Grace's Guide

British Industrial History

Grace's Guide is the leading source of historical information on industry and manufacturing in Britain. This web publication contains 148,386 pages of information and 233,857 images on early companies, their products and the people who designed and built them.

George Henry Roesch

From Graces Guide

Jump to: navigation, search

George Henry Roesch (c1891-1969) aka Georges Henri Roesch

b: April 15, 1891, Geneva, Switzerland

1914 Came to England and joined Daimler

1916 Chief Engineer Clement-Talbot and later designed the Talbot 14/35

WWII Joined Power Jets

1959 Chief Engineer, Industrial Gas Turbines, Ministry of Supply.

1970 Obituary [1]

Mr George Roesch, (Member), one of the most original and interesting figures in the world of motorcar design in the 1920s, died in November at the age of 78.

After working his way through the French motor industry, he came to England in 1914 and two years later joined Clement Talbot Ltd as Chief Engineer. His genius had to wait until 1925 before it received public acknowledgement. A return to first principles in his design for the Talbot had produced an efficient and profitable engine with a compression ratio of 10:1 and speeds of 5000 rev/min. After gaining such a commanding lead with his engine, he turned to the chassis; in 1932 the transmission was semi-automatic and in 1934 all-independent suspension was under construction and the new Talbot had a backbone frame.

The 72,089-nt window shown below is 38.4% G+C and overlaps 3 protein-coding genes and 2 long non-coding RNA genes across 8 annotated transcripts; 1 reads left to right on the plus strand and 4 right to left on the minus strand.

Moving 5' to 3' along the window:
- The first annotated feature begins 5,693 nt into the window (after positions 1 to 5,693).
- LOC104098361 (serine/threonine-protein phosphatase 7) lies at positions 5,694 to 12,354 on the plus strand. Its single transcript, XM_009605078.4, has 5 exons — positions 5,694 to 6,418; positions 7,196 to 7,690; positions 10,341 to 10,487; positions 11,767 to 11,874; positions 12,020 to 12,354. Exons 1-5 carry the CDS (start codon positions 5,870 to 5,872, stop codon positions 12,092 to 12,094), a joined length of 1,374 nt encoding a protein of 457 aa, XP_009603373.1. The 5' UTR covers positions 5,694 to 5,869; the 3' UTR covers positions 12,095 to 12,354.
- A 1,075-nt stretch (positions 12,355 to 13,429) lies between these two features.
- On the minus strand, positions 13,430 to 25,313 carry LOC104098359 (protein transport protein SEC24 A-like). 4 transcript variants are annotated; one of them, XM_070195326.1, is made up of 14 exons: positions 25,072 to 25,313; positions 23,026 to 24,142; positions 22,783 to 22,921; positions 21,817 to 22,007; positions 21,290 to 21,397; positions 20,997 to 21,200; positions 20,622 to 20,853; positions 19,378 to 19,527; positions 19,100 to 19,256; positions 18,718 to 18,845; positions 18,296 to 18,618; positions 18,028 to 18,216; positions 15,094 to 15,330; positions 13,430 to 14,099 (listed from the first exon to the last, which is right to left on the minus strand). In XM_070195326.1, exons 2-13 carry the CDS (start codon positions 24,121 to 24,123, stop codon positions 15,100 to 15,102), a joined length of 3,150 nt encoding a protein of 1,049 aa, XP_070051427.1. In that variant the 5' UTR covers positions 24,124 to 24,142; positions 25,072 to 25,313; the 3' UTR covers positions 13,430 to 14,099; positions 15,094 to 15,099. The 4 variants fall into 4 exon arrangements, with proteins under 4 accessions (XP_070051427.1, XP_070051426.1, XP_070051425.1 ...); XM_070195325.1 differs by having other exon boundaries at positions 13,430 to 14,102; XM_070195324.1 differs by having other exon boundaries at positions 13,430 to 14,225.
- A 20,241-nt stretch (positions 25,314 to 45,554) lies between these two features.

However, while he was a genius as a designer, he could also be extremely difficult as a colleague or as a casual acquaintance. His qualities as a perfectionist made him something of a tyrant and he could often seem devious and perverse. Yet his close friends knew him as a generous host and a very pleasant companion. In his later years he felt that he had been forgotten and yet he was undoubtedly the father of the modern production car. The automobile industry owes him a great deal, and his genius will be greatly missed.

See Also


Sources of Information